Atlantic Fringe Festival: Inner city tales make The Adversary poignant, visceral

Often in life, our worst enemy may be ourselves. It’s a fact Andrew Bailey makes prominent in his play The Adversary, which is playing at the Bus Stop Theatre as part of this year’s Atlantic Fringe Festival.

His one-man show is a monologue with characters from his time as an inner city church caretaker. Aside from jobs like trimming hedges and mowing the lawn, he was tasked with keeping the rule of law and had to deal with drug addicts overstaying their welcome.

It’s a visceral human story of the inner moral struggles he faced when deciding how to deal with the underside of society — trying to find rational solutions to irrational situations.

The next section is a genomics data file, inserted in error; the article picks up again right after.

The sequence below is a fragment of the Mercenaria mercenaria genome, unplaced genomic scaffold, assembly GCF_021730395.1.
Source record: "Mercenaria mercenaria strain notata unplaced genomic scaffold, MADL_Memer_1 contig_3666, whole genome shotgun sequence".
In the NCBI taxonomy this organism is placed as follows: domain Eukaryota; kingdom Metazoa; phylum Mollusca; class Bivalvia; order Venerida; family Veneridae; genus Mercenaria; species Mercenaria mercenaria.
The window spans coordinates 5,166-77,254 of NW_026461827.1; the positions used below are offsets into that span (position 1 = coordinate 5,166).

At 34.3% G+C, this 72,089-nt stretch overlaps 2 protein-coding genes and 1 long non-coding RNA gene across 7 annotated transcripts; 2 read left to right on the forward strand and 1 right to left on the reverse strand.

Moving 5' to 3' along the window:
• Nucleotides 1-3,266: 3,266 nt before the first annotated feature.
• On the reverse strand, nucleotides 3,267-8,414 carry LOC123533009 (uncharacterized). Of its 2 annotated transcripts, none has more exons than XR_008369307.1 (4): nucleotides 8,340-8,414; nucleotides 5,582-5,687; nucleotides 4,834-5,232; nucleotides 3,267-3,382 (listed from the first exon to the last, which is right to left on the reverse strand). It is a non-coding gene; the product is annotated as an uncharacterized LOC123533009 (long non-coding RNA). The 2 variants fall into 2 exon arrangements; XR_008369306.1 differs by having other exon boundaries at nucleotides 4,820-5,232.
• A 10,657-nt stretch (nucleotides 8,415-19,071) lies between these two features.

He considers the marginalization of the poor, along with those who’ve faced life on the streets due to some substance.

He is versatile and precise in his storytelling ability and still his comedian side smiles from the dark shadows of the topics he discusses:

 Whether rules or higher laws hold more regard.

 Whether justice always holds such ambiguity and subjectiveness.

This play is poignant and purposeful. It makes you think about whom and what we try so hard to sweep aside and hide.

Come see this very sincere and enlightening performance from the passionate Bailey. It’s still playing at The Bus Stop Theatre, today at 9:30 p.m., Monday – 2:30 p.m., Wednesday – 7:30 p.m., Thursday – 7:30 p.m., Friday – 10:30 p.m., and Saturday, 3 p.m.


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